If a Republican didn’t believe the threat, the industry could point to Bob Inglis, a deeply conservative Republican who, driven by his faith and conservative principles, would not be intimidated from recognizing the imperative of serious climate action.  So they took him out.  As Bob will tell you, they buried him in political spending and ended his tenure in Congress.  His name even became a verb in Washington:  to be Inglissed.

With its Citizens United weaponry, ruthlessly, through dark-money attacks and threats, the fossil fuel industry snuffed out Senate bipartisanship on climate change.  Weaponization of that new unlimited dark-money power by the fossil fuel industry cost us a decade of climate progress.

How do we make up for that lost decade?  How do we win? 

Now let’s start with good news:  Americans now rate climate change a top priority.  For the first time in polling, Gallup says a majority of Americans think climate change will pose a serious threat in their lifetimes; believe it is the result of human activity; and think news reports about it are either accurate or underestimate the problem.

Even Republicans, particularly if they’re young, object to their party’s denial and obstruction.  As conservative columnist George Will recently put it, “young people have made up their mind about the Republican Party, that it’s kind of the dumb party.”  On climate change, that’s a well-earned title, even a little on the polite side. Some Republicans feel that shift and want to stop being the dumb party.  Not enough yet, but a few.

Fossil fuel companies feel the heat, too.  Shell recently left a trade group after complaints of its climate obstruction.  Exxon has a shareholder revolt over its economic exposure to climate risks, and Exxon is getting a well-deserved beating over its decades of plainly false climate denial.  Several oil majors even claim to support a fee on carbon emissions, similar to the carbon fee bill Senator Schatz and I have introduced in the last three Congresses.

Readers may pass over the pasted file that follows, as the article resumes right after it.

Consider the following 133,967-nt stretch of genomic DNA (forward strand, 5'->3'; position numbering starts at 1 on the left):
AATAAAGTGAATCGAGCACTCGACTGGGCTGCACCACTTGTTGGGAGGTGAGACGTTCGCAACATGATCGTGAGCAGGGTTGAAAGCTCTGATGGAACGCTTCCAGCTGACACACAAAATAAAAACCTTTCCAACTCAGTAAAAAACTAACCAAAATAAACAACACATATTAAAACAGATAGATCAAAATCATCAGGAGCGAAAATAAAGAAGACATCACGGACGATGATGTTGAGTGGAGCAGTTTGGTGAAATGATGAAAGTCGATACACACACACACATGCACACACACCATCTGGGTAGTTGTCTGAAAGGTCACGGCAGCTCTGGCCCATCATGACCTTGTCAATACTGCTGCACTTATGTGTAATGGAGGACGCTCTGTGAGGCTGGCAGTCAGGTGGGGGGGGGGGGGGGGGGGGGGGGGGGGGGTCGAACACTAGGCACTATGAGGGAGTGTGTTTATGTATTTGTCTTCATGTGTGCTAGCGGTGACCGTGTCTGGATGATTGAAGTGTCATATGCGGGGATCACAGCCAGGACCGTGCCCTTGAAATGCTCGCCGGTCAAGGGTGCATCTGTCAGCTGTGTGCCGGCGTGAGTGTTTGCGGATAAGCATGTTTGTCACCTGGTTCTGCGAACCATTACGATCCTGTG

But is this real? 

Or is it the last redoubt of climate denial to pretend to support a price on carbon, while continuing to support the vast armada of front groups that still traffic in climate denial and still obstruct climate progress?  We will know the answer to that question when we see the industry actually support an actual bill, and when we see actual Republicans come forward to support it without fear of industry reprisal.  So far in the Senate, the number of Republicans who trust them on this is zero. 

So, scenario one for passing climate legislation is to keep the pressure hard on the fossil fuel industry.  Call them out.  Divest.  Make them and their front groups disclose the flow of money.  Support the litigants who are pursuing them from many sides. 

Remember, justice often comes in courtrooms.  Fossil fuel may buy Congress and control the administration, but tampering with a jury is a crime.  And, courts require truthful testimony and disclosure of real documents.  Remember Big Tobacco, which lost its long war of denial when lawyers got into its files, and executives faced depositions under oath.

My advice on this point is Lincoln’s to Grant:  “hold on with a bulldog grip, and chew and choke as much as possible.”

Even if the fossil fuel industry never sincerely supports a price on carbon, there is another victory scenario.  In this scenario, public pressure builds on corporate America.  The good guys on climate have too long tolerated fossil fuel obstruction from their own powerful trade groups like the U.S. Chamber of Commerce and the National Association of Manufacturers.  Companies like Pepsi and Coca Cola, and many others – companies with excellent internal climate policies – support these fossil fuel front groups, giving the “good guy” companies a political stance in Congress actually opposed to their own stated climate policies. 

That can’t last corporate America awakening to this scam, and demanding real action, can free Senate Republicans to once again back bipartisan climate legislation.  Wall Street, for one, is justifiably concerned about a carbon asset bubble causing a general economic crash. 

A first step for these good guy corporations will be to demand that they demand transparency from trade groups about their funding. Let’s say if you’re a company on the board of a trade association, and you don’t know that the trade association is being paid by the fossil fuel industry to do climate obstruction, that’s on you.  Corporate America must demand a reckoning of all these groups — the Chamber, NAM, NFIB, the Farm Bureau (even the Koch Brothers fake trade association, Americans for Prosperity), all the big denier groups — or they will face a reckoning of their own.  And it’s on us to make it unsafe for companies to deputize their politics to our opponents, or sit this one out on the sidelines.  It’s too important.